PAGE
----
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Old 08-29-2017, 08:30 PM   #21
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Utility stocks can be a good choice for a conservative investor. They generally keep up with inflation plus pay a nice dividend. They also weather tough markets nicely. A utility-heavy portfolio barely noticed the 2008-2009 downturn.

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Old 08-29-2017, 08:47 PM   #22
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Utility stocks are were I've got my mom. Well, I should say that's mostly where my dad left my mom. She had 3 positions and when I showed her the 2008 2009 graphs, she picked the only non-utility to sell for spending. I see utility stocks are the best middle ground on ones way to bonds.

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Old 08-30-2017, 12:17 PM   #23
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Dash Man I'm not hedged against Armageddon. I doubt your going to get anything close to the "value" of your bullion in a government melt down despite what William DeVane says. A better choice in that scenario is a safe full of Glocks and boxes of 9mm bullets, or .22 or .223 cal equivalent systems

My goal is to be hedged to some extent against inflation which is one very real threat to a passive retirement. I went with the LTIPS fund based on some research I read by some people I consider to be very smart, that TIPS were felt to be the best hedge against inflation for the "cash like" part of a portfolio. Inflation will eat this part of your portfolio. Stagflation will eat this part AND the capital appreciation part. I have other parts of my portfolio (bonds stocks etc) which provide appreciation, and other parts (pre-tax funds, post tax funds, muni bonds, long term cap loss, manipulation of the basis) that provides tax efficiency, and a means to estimate diversity.

I am a believer in modern portfolio theory. I believe diversity correctly applied is the only free lunch when it comes to portfolios. If you have a portfolio that drops 50% it takes 100% to get back to zero, If you drop 33% you only need 66% to get back to zero. In the accumulation phase of a portfolio (when you're trying to make the most return) you may be able to stand that kind of volatility, but I read a paper that suggest you should transition over 10 years from a pre-retirement accumulation phase to a post retirement distribution phase. 5 years into this 10 year period is actual retirement. As you enter you want things to be getting conservative, peaking in conservatism at retirement and then gradually liberalizing as you reach 5 years into retirement, so there is a shift between accumulation to preservation, to distribution over a 10 year period. I'm presently in the preservation phase so TIPS fit my phase. 5 years from now I'll re-evaluate my risk profile vs the economy. This scheme is supposed to give the best protection against early portfolio failure. The problem is your bad choices today tends to play out as failure 20 years after the fact.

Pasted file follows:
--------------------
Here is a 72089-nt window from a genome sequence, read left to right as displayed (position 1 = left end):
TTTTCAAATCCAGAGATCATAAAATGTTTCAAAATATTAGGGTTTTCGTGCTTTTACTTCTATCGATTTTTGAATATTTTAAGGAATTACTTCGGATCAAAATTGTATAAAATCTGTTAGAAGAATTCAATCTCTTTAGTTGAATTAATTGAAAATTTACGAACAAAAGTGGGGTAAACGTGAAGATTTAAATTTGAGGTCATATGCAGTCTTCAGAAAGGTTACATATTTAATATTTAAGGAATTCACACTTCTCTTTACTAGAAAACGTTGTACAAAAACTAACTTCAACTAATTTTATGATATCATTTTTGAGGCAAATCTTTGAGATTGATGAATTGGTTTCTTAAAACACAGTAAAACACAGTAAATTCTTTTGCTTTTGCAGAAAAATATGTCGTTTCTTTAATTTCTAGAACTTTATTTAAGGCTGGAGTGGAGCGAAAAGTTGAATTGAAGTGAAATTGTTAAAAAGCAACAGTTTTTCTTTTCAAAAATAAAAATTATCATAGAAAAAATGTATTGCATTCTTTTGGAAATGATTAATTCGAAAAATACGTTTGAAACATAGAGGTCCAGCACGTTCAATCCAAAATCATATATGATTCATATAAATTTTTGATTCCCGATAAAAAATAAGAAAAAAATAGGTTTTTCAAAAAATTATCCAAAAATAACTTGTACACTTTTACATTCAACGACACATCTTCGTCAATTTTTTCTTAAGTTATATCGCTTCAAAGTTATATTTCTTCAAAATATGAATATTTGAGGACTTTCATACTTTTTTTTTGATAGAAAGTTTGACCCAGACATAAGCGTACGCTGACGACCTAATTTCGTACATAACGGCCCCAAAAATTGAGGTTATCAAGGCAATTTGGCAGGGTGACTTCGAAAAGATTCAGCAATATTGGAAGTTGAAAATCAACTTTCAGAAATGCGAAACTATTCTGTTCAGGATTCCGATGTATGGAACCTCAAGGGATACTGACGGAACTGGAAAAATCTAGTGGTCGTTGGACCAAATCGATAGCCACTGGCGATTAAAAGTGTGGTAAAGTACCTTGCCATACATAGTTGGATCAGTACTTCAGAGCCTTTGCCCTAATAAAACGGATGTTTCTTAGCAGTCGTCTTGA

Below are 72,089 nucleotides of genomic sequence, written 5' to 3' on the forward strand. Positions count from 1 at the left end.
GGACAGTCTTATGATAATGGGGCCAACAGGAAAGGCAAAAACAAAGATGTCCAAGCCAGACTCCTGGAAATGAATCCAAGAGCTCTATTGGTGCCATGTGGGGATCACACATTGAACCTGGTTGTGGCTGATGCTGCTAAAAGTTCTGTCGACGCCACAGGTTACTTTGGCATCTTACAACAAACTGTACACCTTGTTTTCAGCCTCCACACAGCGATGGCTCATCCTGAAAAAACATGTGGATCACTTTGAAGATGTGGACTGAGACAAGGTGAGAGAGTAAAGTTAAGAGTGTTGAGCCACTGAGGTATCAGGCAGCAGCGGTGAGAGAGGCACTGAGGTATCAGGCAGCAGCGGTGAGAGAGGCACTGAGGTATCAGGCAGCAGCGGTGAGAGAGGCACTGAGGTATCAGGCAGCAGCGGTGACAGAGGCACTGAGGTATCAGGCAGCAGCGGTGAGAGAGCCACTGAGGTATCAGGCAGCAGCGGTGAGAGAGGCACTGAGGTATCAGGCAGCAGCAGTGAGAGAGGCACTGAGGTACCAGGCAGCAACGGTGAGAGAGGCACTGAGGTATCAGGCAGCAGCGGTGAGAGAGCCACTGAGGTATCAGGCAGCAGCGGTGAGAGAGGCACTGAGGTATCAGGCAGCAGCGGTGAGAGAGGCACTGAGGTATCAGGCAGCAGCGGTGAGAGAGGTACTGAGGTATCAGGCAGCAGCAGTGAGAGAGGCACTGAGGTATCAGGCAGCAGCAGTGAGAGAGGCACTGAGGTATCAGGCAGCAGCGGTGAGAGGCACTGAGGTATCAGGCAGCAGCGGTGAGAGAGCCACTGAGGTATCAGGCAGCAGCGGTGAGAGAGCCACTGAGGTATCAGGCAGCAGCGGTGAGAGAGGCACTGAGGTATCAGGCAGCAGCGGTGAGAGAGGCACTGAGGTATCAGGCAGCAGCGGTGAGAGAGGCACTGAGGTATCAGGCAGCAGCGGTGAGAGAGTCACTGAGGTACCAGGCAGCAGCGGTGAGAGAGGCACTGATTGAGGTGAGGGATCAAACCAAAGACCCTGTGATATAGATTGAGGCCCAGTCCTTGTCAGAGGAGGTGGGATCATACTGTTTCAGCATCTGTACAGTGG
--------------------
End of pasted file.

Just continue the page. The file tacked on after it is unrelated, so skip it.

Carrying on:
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Old 08-30-2017, 01:10 PM   #24
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My AA is 40/60, up from 30/70 a few years ago. Mostly index funds. I am 67. So far, so good--"keep it simple" works for me.
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Old 08-30-2017, 04:13 PM   #25
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Originally Posted by Doc0 View Post
Dash Man I'm not hedged against Armageddon.

Knowing what I know now, Not only would I have left work 5 years earlier, I now realize It was stupid of me trying to worry about most what ifs. I dont know anyone personally, that said "omg inflation was 2 % last year Im really needing 2 % more income or Ill starve". This whole keeping pace with inflation thing is overblown. I didnt know that at the time. I thought I would always buy Clorox bleach at 2.99 when I can get a gallon for a buck from Joe blows store. You just adapt. This might not apply to the folks that are already about to eat cat food, but the majority of the members here are too excess to worry about this stuff.
Withdrawal Rate currently zero, Pension 137 % of our spending, Wasted 5 years of my prime working extra for a safe withdrawal rate. I can live like a King for a year, or a Prince for the rest of my life. I will stay on topic, I will stay on topic, I will stay on topic
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Old 08-30-2017, 04:54 PM   #26
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Armageddon is by definition not hedgeable.

It is tough enough to hedge against something like Hurricane Harvey for people on the east and gulf coast. Or people in the midwest and their tornadoes.

Have not heard recently about people along the west coast and their earthquakes, but they have been busy with the drought and a sudden deluge.

I have been busy thinking about doing something to hedge against the summer here in the SW. I need to put up that solar pergola to harvest some electricity to run a supplemental AC.

"Old age is the most unexpected of all things that can happen to a man" -- Leon Trotsky
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